Georgia is an incredible destination that has been rapidly rising on the global travel radar. I visited Georgia about 10 years ago and stayed with some friends who were living there at the time. I immediately fell in love with the country, including its small-town feeling, splendid scenery– and world class food!
I took a crowded Marshrutka bus from Yerevan, Armenia to Tbilisi — it was very cheap and took about five or six hours. Upon arrival, my friend took me for lunch at a traditional Georgian restaurant — I was blown away by the delicious food! The massive soup dumplings — khinkali — were full of flavor, and you had to bite them and suck out the soup before eating the rest (although the top was too firm to eat). We also had the famous khachapuri, which is basically a long bread filled with delicious rich cheese, and more cheese stuffed in the crust, coated in a heavy layer of butter, with 1-2 raw eggs on top. It wasn’t the healthiest thing I’ve ever eaten, but it was definitely one of the most delicious!
(Note– each region has its own way of making it; the Adjara style is the one with the egg on top– it’s my favorite : )
I met up with two other friends who were living in Tbilisi and they gave me a tour of the city. We hiked up to the Narikala Fortress, which dates back to the 4th Century– and contains well-preserved ruins and a restored church. We also went to the nearby Tabor Monastery of the Transfiguration. While here, I heard a Georgian choir chanting in one of the nearby rooms and I snuck up to the window to hear it better — the singing was beautiful and professional quality– and I wish I’d recorded it! Nearby is the Leghvtakhevi Waterfall and the Central Mosque.
We then ascended the hillside further and visited the Mother Georgia statue, which looks over the city with a sword and a stern glare. Behind the statue are botanical gardens, which are a scenic respite.
We then walked around the old city, which was filled with terraced houses with balconies, stopping by Sioni Cathedral and Liberty Square— a focal point of activity, featuring a golden statue of St. George lancing a dragon on top of column. Other spots of interest in the Old City include the Opera and Ballet Theater and the Dry Bridge Market, which offers a mishmash of souvenirs and trinkets for sale.
While in Tbilisi — don’t miss the thermal baths! We went to the Royal Baths, which was inside a long-running hive of dome-shaped brick bathhouses fed by local thermally-heated mineral water. I went with two friends and we got our own room (hive), where we soaked in the almost-scalding water for a while, getting out every now and then to avoid being cooked alive. (I’m not kidding — the water was seriously hot!) After some time, an old man came into our chamber with a scrub brush, sat on a stone bench, and motioned for each of us to come over (one at a time) for a scrub. He really went to town, scrubbing off the layers of dead skin– and it felt amazing afterwards.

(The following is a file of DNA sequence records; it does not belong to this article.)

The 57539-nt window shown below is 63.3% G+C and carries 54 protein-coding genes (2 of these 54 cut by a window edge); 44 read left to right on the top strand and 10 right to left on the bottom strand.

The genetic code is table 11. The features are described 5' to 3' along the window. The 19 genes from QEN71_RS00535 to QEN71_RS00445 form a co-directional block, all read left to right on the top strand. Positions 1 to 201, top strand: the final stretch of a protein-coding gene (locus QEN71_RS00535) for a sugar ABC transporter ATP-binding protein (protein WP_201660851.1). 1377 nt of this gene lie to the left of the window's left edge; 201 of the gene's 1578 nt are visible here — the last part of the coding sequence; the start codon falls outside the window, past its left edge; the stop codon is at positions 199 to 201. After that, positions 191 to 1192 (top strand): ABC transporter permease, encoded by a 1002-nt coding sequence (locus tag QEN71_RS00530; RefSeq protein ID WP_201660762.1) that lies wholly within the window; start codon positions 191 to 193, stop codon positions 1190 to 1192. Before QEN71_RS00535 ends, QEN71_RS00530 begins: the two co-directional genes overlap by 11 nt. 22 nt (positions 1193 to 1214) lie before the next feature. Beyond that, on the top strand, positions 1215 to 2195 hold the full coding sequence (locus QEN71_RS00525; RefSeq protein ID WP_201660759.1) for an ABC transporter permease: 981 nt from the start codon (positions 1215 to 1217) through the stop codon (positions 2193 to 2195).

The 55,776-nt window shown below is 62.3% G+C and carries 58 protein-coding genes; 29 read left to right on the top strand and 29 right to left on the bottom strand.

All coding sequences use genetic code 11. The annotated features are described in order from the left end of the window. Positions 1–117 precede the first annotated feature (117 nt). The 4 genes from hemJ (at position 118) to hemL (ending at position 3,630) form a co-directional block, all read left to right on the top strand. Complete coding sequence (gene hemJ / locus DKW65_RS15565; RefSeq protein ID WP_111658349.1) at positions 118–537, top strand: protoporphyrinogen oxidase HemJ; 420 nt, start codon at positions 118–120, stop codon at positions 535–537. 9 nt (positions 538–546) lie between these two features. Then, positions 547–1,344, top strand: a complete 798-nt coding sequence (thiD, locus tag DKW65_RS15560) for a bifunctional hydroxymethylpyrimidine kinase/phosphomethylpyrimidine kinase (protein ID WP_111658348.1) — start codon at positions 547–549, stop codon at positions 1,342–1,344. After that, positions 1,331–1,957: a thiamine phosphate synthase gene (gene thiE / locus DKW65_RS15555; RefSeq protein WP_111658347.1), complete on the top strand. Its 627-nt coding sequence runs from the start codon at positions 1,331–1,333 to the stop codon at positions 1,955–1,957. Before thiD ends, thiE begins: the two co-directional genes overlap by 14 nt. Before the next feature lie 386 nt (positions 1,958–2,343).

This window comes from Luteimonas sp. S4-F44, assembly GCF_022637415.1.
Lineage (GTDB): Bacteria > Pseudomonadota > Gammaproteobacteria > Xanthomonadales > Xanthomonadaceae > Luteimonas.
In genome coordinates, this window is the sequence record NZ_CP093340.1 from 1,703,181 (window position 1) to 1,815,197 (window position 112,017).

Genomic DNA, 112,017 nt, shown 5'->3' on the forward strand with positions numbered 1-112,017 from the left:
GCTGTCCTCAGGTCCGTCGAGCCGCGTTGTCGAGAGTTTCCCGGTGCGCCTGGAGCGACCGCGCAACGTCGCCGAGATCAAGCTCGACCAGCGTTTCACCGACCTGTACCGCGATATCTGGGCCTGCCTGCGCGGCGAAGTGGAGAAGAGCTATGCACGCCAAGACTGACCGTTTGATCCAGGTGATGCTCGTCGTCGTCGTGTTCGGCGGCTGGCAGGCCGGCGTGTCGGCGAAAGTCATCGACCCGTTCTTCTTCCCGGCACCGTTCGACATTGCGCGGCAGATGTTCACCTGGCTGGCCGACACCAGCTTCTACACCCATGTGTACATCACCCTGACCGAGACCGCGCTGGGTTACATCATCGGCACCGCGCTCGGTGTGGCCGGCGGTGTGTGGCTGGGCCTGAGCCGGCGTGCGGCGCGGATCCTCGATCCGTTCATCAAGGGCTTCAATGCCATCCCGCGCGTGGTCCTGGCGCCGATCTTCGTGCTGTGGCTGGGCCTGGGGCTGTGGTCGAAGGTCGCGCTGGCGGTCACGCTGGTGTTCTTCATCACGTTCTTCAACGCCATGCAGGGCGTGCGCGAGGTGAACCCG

We later went for dinner downtown at a restaurant with a great rooftop view, where we had more hearty Georgian fare, as well as Saperavi, a fantastic Georgian red wine. (Note — one style of Saperavi is a traditional method in which the grapes are fermented in large clay pots buried underground. I keep my eye out for it whenever I’m at a specialty wine store — it’s great stuff!) To finish off our dinner, we had some Chacha — the local firewater — which was pretty darn strong!
While in Tbilisi, I ended up getting a drinking horn — an animal horn used for drinking wine. Georgia is famous for having large group dinners (supras) with copious amounts of food punctuated by several toasts given by the Tamada, or toastmaster. During the meal, wine is poured liberally and everyone drinks it from horns– meaning you can’t set it down until you’ve gulped it all down!
The next day, we explored more of Tbilisi, inducing several great parks. The Presidential Palace along the river is an impressive site, and further back is the Holy Trinity Cathedral of Tbilisi — a massive cathedral with beautiful icons and a large courtyard complex with chapels outside. In the evenings, we explored the city’s bar (and karaoke) scene — and finished the night off with a heavy dose of khachapuri!
After exploring Tbilisi, my friends gave me a tour of the nearby city of Gori, the birthplace of Joseph Stalin. The drive to Gori winds through a scenic gorge and several vendors were selling watermelons alongside the road. We stopped at a couple interesting ruins and chapels along the way before reaching the city.
Gori is perhaps most famous for its Stalin Museum, which explains his life and features several of his possessions — including his private train car. It really feels like you’ve stepped back in time and I highly recommend visiting — even if you just pop in for a quick walk through.
We then moved on to the ruins of the Gori Castle, which sit on a hilltop and offer great views over the city. The castle is well preserved but not fully excavated. Written records show it existed at least as early as the 13th Century but archaeologists believe the location had been fortified from centuries BC.
Nearby is a large circle of statues featuring Georgian Warrior Heroes, along with fascinating tombstones with pictographs carved on top. Gori itself had a few restaurants and cafes, and was fairly quiet when we visited. I enjoyed the streets with vines growing overhead and enjoying the relaxed atmosphere. Two other points of interest downtown are the Ethnographic Museum the Great Patriotic War Museum.
Something for Next Time: Next time I’d love to explore the wine-growing Kakheti region and try the Saperavi wine right from the source. I also hope to get to the Black Sea beaches of Batumi (a famous summertime resort location), and go hiking in the Racha-Lechkhum-Kvemo Svaneti National Park.